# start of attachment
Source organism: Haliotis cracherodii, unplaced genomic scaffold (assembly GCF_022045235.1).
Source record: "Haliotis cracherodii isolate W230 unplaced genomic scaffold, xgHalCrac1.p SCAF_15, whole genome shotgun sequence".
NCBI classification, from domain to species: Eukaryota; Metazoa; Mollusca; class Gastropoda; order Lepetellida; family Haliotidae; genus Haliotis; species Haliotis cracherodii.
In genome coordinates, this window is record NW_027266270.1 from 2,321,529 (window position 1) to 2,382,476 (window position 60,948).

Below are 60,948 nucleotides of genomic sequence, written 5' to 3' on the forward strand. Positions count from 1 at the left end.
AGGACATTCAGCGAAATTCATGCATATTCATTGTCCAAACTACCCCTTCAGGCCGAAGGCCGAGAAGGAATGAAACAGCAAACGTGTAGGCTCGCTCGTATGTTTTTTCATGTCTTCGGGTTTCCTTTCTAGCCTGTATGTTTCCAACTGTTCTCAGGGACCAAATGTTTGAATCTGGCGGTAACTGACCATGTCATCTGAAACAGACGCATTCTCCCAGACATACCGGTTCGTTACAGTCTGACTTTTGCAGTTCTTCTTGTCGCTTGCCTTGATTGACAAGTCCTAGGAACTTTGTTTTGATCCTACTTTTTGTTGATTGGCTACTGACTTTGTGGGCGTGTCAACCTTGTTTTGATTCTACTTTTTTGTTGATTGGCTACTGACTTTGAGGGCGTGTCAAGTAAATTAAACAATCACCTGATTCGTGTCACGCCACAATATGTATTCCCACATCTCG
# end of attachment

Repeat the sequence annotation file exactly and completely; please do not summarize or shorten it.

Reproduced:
Source organism: Haliotis cracherodii, unplaced genomic scaffold (assembly GCF_022045235.1).
Source record: "Haliotis cracherodii isolate W230 unplaced genomic scaffold, xgHalCrac1.p SCAF_15, whole genome shotgun sequence".
NCBI classification, from domain to species: Eukaryota; Metazoa; Mollusca; class Gastropoda; order Lepetellida; family Haliotidae; genus Haliotis; species Haliotis cracherodii.
In genome coordinates, this window is record NW_027266270.1 from 2,321,529 (window position 1) to 2,382,476 (window position 60,948).

Below are 60,948 nucleotides of genomic sequence, written 5' to 3' on the forward strand. Positions count from 1 at the left end.
AGGACATTCAGCGAAATTCATGCATATTCATTGTCCAAACTACCCCTTCAGGCCGAAGGCCGAGAAGGAATGAAACAGCAAACGTGTAGGCTCGCTCGTATGTTTTTTCATGTCTTCGGGTTTCCTTTCTAGCCTGTATGTTTCCAACTGTTCTCAGGGACCAAATGTTTGAATCTGGCGGTAACTGACCATGTCATCTGAAACAGACGCATTCTCCCAGACATACCGGTTCGTTACAGTCTGACTTTTGCAGTTCTTCTTGTCGCTTGCCTTGATTGACAAGTCCTAGGAACTTTGTTTTGATCCTACTTTTTGTTGATTGGCTACTGACTTTGTGGGCGTGTCAACCTTGTTTTGATTCTACTTTTTTGTTGATTGGCTACTGACTTTGAGGGCGTGTCAAGTAAATTAAACAATCACCTGATTCGTGTCACGCCACAATATGTATTCCCACATCTCG